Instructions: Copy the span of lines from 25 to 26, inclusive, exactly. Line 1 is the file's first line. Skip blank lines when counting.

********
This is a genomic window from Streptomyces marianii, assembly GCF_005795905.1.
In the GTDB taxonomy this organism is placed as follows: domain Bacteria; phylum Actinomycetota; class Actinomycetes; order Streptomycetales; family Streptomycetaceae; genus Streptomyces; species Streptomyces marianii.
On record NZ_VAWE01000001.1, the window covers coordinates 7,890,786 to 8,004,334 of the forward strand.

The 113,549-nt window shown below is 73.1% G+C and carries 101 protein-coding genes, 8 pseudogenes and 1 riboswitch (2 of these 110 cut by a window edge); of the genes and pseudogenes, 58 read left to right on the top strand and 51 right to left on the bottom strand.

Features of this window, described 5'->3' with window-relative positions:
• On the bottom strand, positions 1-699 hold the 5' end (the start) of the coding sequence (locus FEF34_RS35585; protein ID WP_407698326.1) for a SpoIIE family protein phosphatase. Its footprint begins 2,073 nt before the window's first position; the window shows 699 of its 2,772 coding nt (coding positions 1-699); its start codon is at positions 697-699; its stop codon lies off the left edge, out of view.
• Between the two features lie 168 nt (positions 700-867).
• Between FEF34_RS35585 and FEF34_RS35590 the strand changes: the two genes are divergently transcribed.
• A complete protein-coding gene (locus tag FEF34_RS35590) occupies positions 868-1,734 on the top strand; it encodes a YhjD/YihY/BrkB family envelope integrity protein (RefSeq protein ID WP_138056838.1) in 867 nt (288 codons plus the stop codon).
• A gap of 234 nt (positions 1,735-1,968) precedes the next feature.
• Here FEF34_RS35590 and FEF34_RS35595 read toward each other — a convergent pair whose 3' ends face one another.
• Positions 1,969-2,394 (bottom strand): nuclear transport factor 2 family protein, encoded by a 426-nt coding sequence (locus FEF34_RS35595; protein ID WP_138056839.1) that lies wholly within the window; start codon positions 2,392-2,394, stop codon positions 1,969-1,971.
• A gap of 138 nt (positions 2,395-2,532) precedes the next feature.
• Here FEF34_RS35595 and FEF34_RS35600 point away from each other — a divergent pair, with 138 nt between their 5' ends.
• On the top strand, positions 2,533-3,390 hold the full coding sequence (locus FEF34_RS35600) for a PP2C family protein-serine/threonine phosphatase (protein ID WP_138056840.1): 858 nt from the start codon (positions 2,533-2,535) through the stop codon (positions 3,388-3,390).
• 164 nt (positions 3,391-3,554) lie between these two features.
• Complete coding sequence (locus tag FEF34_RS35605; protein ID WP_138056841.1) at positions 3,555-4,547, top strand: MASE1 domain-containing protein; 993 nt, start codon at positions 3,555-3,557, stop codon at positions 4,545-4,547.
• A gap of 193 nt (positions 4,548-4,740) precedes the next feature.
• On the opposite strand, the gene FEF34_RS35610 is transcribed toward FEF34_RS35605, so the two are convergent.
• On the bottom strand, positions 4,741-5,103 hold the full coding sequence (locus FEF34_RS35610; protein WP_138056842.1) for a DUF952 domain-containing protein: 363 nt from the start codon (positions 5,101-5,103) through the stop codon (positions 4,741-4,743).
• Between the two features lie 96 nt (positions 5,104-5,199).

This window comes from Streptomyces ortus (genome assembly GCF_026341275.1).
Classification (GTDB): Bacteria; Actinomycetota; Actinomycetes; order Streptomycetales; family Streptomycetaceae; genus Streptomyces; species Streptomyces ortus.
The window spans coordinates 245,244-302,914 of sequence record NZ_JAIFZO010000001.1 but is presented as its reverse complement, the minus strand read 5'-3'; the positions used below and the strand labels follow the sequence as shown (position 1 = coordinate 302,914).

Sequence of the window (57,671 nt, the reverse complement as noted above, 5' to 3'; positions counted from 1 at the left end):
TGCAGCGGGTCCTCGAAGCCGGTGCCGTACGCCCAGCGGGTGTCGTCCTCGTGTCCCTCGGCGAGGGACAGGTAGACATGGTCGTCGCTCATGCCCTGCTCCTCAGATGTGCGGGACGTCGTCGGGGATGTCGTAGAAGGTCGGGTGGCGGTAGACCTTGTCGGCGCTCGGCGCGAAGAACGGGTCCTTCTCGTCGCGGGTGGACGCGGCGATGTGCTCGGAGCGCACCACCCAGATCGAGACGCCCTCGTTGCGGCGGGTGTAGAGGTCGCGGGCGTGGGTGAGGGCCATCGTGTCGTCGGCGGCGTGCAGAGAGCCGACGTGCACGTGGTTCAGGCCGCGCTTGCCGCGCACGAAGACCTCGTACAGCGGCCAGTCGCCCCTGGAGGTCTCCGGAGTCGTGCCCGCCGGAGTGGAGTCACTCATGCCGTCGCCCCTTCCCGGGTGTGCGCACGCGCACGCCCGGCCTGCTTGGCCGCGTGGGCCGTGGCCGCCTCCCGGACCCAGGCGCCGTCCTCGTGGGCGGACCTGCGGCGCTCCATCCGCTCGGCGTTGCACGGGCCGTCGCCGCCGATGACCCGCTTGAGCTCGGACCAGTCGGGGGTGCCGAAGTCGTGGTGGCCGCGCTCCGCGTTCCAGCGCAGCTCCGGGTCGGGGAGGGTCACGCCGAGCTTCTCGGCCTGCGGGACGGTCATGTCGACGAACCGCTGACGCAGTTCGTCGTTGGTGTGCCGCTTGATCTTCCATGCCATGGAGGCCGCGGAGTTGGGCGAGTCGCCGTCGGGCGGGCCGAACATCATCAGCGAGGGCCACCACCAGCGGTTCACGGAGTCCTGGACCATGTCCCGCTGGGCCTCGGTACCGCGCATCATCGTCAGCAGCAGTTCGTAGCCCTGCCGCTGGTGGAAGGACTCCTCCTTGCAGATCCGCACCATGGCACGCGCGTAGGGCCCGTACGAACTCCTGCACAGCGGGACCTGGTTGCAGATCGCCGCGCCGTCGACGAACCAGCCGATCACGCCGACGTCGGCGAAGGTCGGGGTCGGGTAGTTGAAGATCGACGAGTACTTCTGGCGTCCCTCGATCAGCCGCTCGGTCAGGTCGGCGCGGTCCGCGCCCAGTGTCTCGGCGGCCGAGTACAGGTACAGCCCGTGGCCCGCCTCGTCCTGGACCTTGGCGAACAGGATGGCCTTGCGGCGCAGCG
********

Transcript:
Sequence of the window (57,671 nt, the reverse complement as noted above, 5' to 3'; positions counted from 1 at the left end):
TGCAGCGGGTCCTCGAAGCCGGTGCCGTACGCCCAGCGGGTGTCGTCCTCGTGTCCCTCGGCGAGGGACAGGTAGACATGGTCGTCGCTCATGCCCTGCTCCTCAGATGTGCGGGACGTCGTCGGGGATGTCGTAGAAGGTCGGGTGGCGGTAGACCTTGTCGGCGCTCGGCGCGAAGAACGGGTCCTTCTCGTCGCGGGTGGACGCGGCGATGTGCTCGGAGCGCACCACCCAGATCGAGACGCCCTCGTTGCGGCGGGTGTAGAGGTCGCGGGCGTGGGTGAGGGCCATCGTGTCGTCGGCGGCGTGCAGAGAGCCGACGTGCACGTGGTTCAGGCCGCGCTTGCCGCGCACGAAGACCTCGTACAGCGGCCAGTCGCCCCTGGAGGTCTCCGGAGTCGTGCCCGCCGGAGTGGAGTCACTCATGCCGTCGCCCCTTCCCGGGTGTGCGCACGCGCACGCCCGGCCTGCTTGGCCGCGTGGGCCGTGGCCGCCTCCCGGACCCAGGCGCCGTCCTCGTGGGCGGACCTGCGGCGCTCCATCCGCTCGGCGTTGCACGGGCCGTCGCCGCCGATGACCCGCTTGAGCTCGGACCAGTCGGGGGTGCCGAAGTCGTGGTGGCCGCGCTCCGCGTTCCAGCGCAGCTCCGGGTCGGGGAGGGTCACGCCGAGCTTCTCGGCCTGCGGGACGGTCATGTCGACGAACCGCTGACGCAGTTCGTCGTTGGTGTGCCGCTTGATCTTCCATGCCATGGAGGCCGCGGAGTTGGGCGAGTCGCCGTCGGGCGGGCCGAACATCATCAGCGAGGGCCACCACCAGCGGTTCACGGAGTCCTGGACCATGTCCCGCTGGGCCTCGGTACCGCGCATCATCGTCAGCAGCAGTTCGTAGCCCTGCCGCTGGTGGAAGGACTCCTCCTTGCAGATCCGCACCATGGCACGCGCGTAGGGCCCGTACGAACTCCTGCACAGCGGGACCTGGTTGCAGATCGCCGCGCCGTCGACGAACCAGCCGATCACGCCGACGTCGGCGAAGGTCGGGGTCGGGTAGTTGAAGATCGACGAGTACTTCTGGCGTCCCTCGATCAGCCGCTCGGTCAGGTCGGCGCGGTCCGCGCCCAGTGTCTCGGCGGCCGAGTACAGGTACAGCCCGTGGCCCGCCTCGTCCTGGACCTTGGCGAACAGGATGGCCTTGCGGCGCAGCG